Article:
In 2014, Governor Jerry Brown signed into law the California Veterans Diversion Program (California Penal Code §1001.80). This law permits veterans or current members of the military who are suffering from a service-related mental health issue to escape criminal liability for misdemeanor offenses in exchange for participation in a pretrial diversion program. The program has been largely hailed as a positive and effective reform by veterans groups.
The program is an option when the following three elements are met:
- The defendant is a veteran or active-duty member of the military;
- The defendant is charged with a misdemeanor (the program does not apply to felonies); and
- The defendant suffers from a service-related mental health issue.
Under CPC §1001.80(a)(2), the following conditions may be considered:
- Sexual trauma;
- Traumatic brain injury (TBI);
- Post-traumatic stress disorder (PTSD);
- Substance abuse; or
- Mental health problems as a result of his or her military service.
Importantly there is a presumption that a mental health problem is service related, and even if the underlying problem was preexisting, the program may still apply if military service exacerbated it.
Should You Participate in the Diversion Program?
This program is a terrific option for many veterans and military personnel who are charged with a misdemeanor. It is a pretrial program, and when it is successfully completed, the charges are dropped. Moreover, once the program is successfully completed, "The arrest upon which the diversion was based shall be deemed to have never occurred," per §1001.80(i). The exception to this is that a record of the arrest will be made with the United States Department of Justice, and the arrest will be made known to peace officers upon request, per §1001.80(j).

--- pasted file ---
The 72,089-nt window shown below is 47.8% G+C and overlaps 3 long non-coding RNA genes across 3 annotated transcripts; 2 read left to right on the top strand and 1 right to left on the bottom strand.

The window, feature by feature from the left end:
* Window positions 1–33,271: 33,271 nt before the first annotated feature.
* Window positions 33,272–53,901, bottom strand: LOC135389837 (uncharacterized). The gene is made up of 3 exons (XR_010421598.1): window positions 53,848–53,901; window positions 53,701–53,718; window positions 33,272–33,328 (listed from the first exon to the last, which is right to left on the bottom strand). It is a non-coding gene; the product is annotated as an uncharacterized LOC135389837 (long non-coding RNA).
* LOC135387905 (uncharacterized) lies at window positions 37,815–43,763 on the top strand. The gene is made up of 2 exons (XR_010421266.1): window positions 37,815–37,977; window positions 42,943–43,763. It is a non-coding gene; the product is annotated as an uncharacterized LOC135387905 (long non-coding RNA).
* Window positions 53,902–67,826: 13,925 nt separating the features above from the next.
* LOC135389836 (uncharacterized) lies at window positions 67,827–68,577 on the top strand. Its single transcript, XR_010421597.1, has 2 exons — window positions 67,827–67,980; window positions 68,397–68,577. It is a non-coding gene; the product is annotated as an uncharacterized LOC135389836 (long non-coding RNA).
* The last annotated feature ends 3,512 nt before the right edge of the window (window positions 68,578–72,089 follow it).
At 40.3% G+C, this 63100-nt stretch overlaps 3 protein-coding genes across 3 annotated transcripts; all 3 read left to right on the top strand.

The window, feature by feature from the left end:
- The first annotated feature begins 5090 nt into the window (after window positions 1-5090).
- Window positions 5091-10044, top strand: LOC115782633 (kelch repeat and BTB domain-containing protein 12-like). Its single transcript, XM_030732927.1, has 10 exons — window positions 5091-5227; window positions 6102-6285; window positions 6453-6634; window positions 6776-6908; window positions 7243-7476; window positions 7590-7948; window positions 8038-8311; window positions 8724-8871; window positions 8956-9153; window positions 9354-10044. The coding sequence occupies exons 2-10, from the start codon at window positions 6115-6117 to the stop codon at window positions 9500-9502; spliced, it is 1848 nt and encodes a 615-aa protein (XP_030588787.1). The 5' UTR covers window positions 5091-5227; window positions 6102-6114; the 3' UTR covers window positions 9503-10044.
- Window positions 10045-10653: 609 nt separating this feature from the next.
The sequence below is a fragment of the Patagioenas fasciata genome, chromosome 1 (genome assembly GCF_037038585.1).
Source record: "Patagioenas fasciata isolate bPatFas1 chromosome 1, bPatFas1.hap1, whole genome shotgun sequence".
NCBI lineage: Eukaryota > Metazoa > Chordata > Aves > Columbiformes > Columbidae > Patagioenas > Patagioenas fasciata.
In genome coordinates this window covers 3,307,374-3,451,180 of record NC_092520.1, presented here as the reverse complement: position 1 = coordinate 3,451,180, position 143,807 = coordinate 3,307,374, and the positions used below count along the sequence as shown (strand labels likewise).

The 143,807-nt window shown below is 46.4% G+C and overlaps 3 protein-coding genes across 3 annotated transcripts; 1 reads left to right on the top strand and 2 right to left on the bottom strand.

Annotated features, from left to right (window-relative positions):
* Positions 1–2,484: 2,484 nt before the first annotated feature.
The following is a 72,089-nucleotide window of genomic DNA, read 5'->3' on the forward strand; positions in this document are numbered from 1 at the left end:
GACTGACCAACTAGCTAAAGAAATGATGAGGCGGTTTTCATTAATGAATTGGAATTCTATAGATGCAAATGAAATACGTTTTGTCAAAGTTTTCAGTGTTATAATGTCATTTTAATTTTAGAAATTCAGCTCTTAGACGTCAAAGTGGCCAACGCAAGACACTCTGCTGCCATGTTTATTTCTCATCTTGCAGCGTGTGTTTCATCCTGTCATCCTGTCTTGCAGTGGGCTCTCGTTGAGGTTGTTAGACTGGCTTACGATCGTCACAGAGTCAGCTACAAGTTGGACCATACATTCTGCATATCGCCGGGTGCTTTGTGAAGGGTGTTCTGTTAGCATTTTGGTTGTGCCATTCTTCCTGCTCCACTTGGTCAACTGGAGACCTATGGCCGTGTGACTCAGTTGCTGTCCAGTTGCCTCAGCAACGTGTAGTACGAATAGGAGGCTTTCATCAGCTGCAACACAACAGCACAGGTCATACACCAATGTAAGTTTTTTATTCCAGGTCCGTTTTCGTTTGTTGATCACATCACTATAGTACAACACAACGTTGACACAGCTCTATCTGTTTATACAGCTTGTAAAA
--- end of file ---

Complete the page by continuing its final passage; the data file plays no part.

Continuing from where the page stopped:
The length of the diversion program varies, depending on the defendant's prior record and the underlying offense, but the maximum length is two years. If it appears to the court that a defendant is performing unsatisfactorily or is not benefiting from the program, this option can be revoked and regular criminal proceedings will resume.
Although this program is usually a great choice, it may not be the best route to take for everyone. For instance, a defendant may choose to simply plead guilty to a lesser misdemeanor and pay a fine rather than go through the diversion program. A defendant who has a strong case may choose to go to trial to try to be found not guilty. The offense, the evidence, and the defendant's prior record are all factors to consider.
Contact a California Criminal Defense Attorney with Questions
If you are a veteran or an active-duty member of the military and have been charged with a misdemeanor crime, it is important to consider the California Veterans Diversion Program as a viable option. A knowledgeable criminal defense attorney can help you understand whether taking advantage of this diversion program is possible for you and whether it is in your best interests. If you would like to discuss your case, please call the Law Offices of Scott D. Hughes at 714-423-6928 for a free consultation.